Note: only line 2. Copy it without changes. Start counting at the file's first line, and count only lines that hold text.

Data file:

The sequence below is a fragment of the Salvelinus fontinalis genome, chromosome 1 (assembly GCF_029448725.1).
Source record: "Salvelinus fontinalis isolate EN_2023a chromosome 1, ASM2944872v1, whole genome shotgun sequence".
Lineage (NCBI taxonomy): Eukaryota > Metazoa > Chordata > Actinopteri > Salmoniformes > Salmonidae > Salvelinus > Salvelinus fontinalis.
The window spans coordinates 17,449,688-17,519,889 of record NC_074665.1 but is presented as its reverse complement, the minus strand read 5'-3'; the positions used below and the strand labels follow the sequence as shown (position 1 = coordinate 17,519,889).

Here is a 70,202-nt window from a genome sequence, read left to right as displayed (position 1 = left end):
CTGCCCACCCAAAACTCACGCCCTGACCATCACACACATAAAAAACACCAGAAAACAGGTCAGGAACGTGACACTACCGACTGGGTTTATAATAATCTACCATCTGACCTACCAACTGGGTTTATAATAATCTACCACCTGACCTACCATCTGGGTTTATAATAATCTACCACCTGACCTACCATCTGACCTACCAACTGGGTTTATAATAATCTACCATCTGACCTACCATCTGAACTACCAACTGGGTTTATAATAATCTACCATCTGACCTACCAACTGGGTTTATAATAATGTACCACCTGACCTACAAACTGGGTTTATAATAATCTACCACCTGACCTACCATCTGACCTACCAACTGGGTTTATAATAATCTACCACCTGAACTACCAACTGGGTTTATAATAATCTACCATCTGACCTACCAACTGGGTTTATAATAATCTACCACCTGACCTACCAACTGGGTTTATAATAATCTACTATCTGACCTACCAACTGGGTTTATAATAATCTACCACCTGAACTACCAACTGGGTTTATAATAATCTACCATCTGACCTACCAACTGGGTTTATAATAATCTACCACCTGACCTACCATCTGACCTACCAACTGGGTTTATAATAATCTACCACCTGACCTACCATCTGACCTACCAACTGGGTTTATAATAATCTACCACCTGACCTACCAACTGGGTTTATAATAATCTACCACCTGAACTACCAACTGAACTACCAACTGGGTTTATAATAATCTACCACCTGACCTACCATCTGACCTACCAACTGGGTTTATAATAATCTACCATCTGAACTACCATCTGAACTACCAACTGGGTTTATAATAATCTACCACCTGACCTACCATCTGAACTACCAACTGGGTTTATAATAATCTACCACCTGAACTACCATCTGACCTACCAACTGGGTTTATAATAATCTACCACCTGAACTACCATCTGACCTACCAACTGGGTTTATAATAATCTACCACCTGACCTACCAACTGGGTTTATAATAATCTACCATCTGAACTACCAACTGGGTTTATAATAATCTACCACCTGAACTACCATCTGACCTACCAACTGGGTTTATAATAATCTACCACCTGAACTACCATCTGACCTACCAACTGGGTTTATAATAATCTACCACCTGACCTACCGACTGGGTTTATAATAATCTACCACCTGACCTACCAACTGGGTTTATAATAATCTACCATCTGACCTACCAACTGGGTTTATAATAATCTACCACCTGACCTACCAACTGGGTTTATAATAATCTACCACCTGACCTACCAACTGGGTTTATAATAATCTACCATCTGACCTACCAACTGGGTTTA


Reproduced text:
Source record: "Salvelinus fontinalis isolate EN_2023a chromosome 1, ASM2944872v1, whole genome shotgun sequence".